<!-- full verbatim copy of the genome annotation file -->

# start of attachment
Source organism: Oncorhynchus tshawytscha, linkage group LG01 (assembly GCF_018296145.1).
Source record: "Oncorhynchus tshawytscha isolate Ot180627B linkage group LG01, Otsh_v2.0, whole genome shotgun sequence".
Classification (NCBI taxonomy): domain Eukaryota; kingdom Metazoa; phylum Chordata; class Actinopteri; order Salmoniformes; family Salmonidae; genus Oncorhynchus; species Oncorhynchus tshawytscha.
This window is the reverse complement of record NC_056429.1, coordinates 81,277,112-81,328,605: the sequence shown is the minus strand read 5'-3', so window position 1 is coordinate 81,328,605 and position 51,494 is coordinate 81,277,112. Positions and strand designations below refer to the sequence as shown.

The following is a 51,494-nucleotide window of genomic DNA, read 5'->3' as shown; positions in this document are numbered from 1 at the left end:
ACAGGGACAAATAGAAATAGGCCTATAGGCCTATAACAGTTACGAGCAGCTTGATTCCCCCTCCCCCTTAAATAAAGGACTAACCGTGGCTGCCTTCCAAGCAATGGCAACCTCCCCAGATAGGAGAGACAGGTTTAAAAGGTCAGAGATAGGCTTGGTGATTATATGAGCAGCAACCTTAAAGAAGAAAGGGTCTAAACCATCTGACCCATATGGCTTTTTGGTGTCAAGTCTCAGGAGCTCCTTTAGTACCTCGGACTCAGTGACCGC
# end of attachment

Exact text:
Source organism: Oncorhynchus tshawytscha, linkage group LG01 (assembly GCF_018296145.1).
Source record: "Oncorhynchus tshawytscha isolate Ot180627B linkage group LG01, Otsh_v2.0, whole genome shotgun sequence".
Classification (NCBI taxonomy): domain Eukaryota; kingdom Metazoa; phylum Chordata; class Actinopteri; order Salmoniformes; family Salmonidae; genus Oncorhynchus; species Oncorhynchus tshawytscha.
This window is the reverse complement of record NC_056429.1, coordinates 81,277,112-81,328,605: the sequence shown is the minus strand read 5'-3', so window position 1 is coordinate 81,328,605 and position 51,494 is coordinate 81,277,112. Positions and strand designations below refer to the sequence as shown.

The following is a 51,494-nucleotide window of genomic DNA, read 5'->3' as shown; positions in this document are numbered from 1 at the left end:
ACAGGGACAAATAGAAATAGGCCTATAGGCCTATAACAGTTACGAGCAGCTTGATTCCCCCTCCCCCTTAAATAAAGGACTAACCGTGGCTGCCTTCCAAGCAATGGCAACCTCCCCAGATAGGAGAGACAGGTTTAAAAGGTCAGAGATAGGCTTGGTGATTATATGAGCAGCAACCTTAAAGAAGAAAGGGTCTAAACCATCTGACCCATATGGCTTTTTGGTGTCAAGTCTCAGGAGCTCCTTTAGTACCTCGGACTCAGTGACCGC